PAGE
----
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Team assesses Maui damage for emergency assistance

Updated: Sep 9, 2023



By Derrick Crawford

NRCS PIA Public Affairs Specialist


Standing on a wind-swept upland range with a view down to the Maui coast and the charred grasses that lay between, J. Scott Meidell, of Haleakala Ranch, came armed with a plan for recovery.


Meidell, president of the Haleakala Ranch Company, huddled with an assessment team from the U.S. Department of Agriculture Natural Resources Conservation Service of the Pacific Islands Area whose mission is to spearhead efforts to provide emergency disaster assistance to private landowners, farmers and ranchers impacted by the recent Maui wildfires.


“Assistance in recovering from catastrophic events like this is essential in order to get food production back up and land management practices back in place to protect the community and the land,” said Meidell, emphasizing the ranch’s 135-year history of taking care of the land through their agriculture leases and cattle raising operations.

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The NRCS PIA assessment team toured affected areas of Pūlehu, Olinda and Kula in Upcountry Maui Aug. 23 – 24 to determine which NRCS programs would best address their needs, said James Eller, assistant director for NRCS PIA Field Operations, who led the assessment team, which included multi-disciplined experts from NRCS PIA headquarters in Honolulu and its Kahului Service Center in Kahului, Maui.


Within hours of touching ground, the group met with landowners and potential project sponsors. Their meeting with Meidell took place in a makeshift field office out of the tailgate of a pickup truck in a section of the 27,000-plus acre ranch that, according to Meidell, saw nearly 2,500 acres burn. He handed out copies of maps that mark burn areas and lay out proposed projects for revegetation and improved wildfire mitigation.


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That type of collaboration is indicative of NRCS’s one-on-one approach and intent to urgently identify needs and possible solutions. “I really feel like we were successful in that,” said Eller. “We’ve identified the programs, coordinated with all the partners, and, moving forward, we have a much better plan than we did coming into it. We also identified some of the landowners who were impacted (by the wildfire) and have garnered their support moving forward.”


The group plugged into a network of city, state and federal agencies such as the Maui Soil and Water Conservation District, U.S. Forest Service Burned Area Emergency Response team, Farm Service Agency and FEMA, all assessing damages to determine how their respective programs can assist in the monumental recovery efforts.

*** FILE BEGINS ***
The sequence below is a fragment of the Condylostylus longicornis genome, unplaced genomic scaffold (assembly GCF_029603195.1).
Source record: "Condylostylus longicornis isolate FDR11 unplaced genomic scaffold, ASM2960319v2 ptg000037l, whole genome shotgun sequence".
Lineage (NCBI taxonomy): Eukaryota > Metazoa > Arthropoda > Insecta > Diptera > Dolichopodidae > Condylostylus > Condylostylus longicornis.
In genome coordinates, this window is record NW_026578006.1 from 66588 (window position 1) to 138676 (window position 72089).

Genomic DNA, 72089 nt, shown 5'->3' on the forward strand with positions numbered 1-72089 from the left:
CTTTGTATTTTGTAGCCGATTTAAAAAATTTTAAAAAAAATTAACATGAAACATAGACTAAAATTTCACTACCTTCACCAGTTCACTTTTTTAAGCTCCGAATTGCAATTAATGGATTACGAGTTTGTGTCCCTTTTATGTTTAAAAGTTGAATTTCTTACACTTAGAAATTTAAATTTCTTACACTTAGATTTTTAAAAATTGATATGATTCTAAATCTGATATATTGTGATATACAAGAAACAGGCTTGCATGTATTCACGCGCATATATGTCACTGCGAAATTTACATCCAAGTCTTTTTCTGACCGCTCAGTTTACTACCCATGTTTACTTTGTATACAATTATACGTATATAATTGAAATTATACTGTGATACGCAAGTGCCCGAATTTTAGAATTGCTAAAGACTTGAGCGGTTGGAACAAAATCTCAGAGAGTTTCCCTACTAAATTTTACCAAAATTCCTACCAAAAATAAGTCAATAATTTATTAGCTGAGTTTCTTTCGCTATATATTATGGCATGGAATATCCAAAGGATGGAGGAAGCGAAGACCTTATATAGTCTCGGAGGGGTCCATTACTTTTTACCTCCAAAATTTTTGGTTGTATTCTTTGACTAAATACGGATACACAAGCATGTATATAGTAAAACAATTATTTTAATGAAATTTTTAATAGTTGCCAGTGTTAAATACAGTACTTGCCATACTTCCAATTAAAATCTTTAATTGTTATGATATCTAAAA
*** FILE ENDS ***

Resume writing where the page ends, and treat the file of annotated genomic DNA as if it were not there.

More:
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Consequently, the Maui SWCD agreed to sponsor future projects under the NRCS Emergency Watershed Protection or EWP Program, which grants technical and financial assistance for projects to combat flooding and erosion that threaten life and property, said Eller. Projects can include actions to remove debris from stream channels, reshape and protect eroded banks, correct damaged drainage facilities, repair levees and structures, and reseed damaged areas.


For NRCS leaders, urgency is paramount. “I’m hopeful in the next week or so we can solidify (the needs of) all those folks who were impacted by the fires and have some projects on the ground,” he said.


Quickly delivering help is key due to the conditions exacerbated by fire damage, namely soil erosion and the potential flood risks it poses, said Gerald Gregory, NRCS PIA district conservationist for Maui, after surveying a landowner’s property that contained a plunging gulch that bordered a public roadway and residential housing, confirming it’s near vertical walls lacked vegetation.


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“In these post-fire situations, especially with this (burn site) being so close to the gulch and the sheer amount of invasive woody species that got burned and are still standing dead …,” said Gregory, “my main concern is soil and debris destabilizing going into that gulch and causing backups at various infrastructure sites or internal stream blockage areas … This site is already vulnerable for sedimentation and runoff.”


A history of flooding in the area gives additional cause for concern for Upcountry communities and those downstream, he said, emphasizing that “there’s a significant threat to property and lives downstream, and it needs to be addressed immediately.”


Sahaythaya Mizec, 71, known as Nui, said time is of the essence for the survival of her small farm where eggplant, corn, onion and avocado, among others, once grew in now-blackened fields. Like so many other Maui residents in need of help, she’s determined to see it through – with the right assistance. “I’ll start new again,” she declared. “I will.” (USDA)



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